When it comes to technology, sometimes I feel exactly like that: Blind, frustrated, and living out a giant crapshoot. Case in point: The Barnes and Noble Nook Color, version 1.2. Between Monday when I got the email notification to Friday, when I handed in this blog, my emotions sort of went like this:
- Monday: Excitement
- Tuesday: Ecstasy
- Wednesday: Disenchantment
- Thursday: Resentment
- Friday: Resignation
Why am I making such a big deal out of a software update? I’m a book reviewer, not a Gizmodo wannabe, honestly. But here’s the thing: The update turns the NC into a full-fledged tablet, and includes, among other things, the following:
- Android 2.2, which provides a much better browsing experience.
- An app store including Angry Birds, Epicurious, and an email extension on the home screen.
- Adobe Flash. Take that, Mr. Jobs.
- You can add side-loaded files, not just NOOKBooks, to the home screen. About time.
- More enhanced books capabilities, with video and whatnot, particularly geared in children’s books.
But all this nifty stuff comes at a price. The highlighting is a beauty – but you can’t do anything with it. Copy and paste? In your dreams. You still can’t bookmark in PDFs. And why the bleeding hell is page orientation such a problem? Let’s say I want to read while the NC is charging – well, I can’t, because the bloody cord is in the way, and I can’t rotate the screen 180 degrees. They found time for Angry Birds, but couldn’t be bothered with any of that?
I have to wonder if Barnes & Noble know where they’re going with this. Even with this update they’re not going to grab the tablet consumers – the device is just too far behind. And they might alienate readers who liked things just the way they were, thank you very much.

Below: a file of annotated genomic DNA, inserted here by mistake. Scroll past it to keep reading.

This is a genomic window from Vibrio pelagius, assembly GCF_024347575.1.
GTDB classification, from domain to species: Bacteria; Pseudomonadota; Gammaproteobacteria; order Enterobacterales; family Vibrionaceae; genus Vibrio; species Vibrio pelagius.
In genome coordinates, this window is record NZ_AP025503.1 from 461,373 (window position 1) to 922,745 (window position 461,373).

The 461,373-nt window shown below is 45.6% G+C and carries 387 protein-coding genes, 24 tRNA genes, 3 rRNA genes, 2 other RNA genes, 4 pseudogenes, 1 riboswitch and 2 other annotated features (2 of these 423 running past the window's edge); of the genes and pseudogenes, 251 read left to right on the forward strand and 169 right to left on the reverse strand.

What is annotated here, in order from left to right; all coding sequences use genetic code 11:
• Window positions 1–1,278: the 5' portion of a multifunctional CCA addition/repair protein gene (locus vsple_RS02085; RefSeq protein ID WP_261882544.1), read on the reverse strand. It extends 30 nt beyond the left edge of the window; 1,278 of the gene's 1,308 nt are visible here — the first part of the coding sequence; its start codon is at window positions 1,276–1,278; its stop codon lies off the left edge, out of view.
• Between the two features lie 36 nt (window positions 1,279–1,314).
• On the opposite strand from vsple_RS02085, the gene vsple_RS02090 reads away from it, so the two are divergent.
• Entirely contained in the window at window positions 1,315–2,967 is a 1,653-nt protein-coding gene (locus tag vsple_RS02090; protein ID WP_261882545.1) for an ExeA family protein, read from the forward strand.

One thing I really admire about the Kindle is that it has gone through five iterations, including the DX, and has totally resisted going color or touchscreen (at least for the time being). It’s like Amazon remembers that the primary purpose of the Kindle is to read books, and it develops – and sells – the product accordingly. The NC hasn’t quite lost sight of that – the only buttons accessible from anywhere, any time, are still Settings, Home, and Currently Reading. But it also has frills that prove a small but undeniable distraction to the reading.
And you know what? All the extras in the world won’t be able to make up for a reading experience that has gone downhill. This hasn’t happened quite yet with me – at least the reading isn’t worse, and there is a lot that is better – but I think if B&N continues to neglect the reading in favor of the extras, then they seriously need to sort out their priorities.
Do you think an eBook reader like the updated NC would be too much of a distraction? Is Barnes & Noble trying to do too much by heading in the tablet direction?
– Jean AAR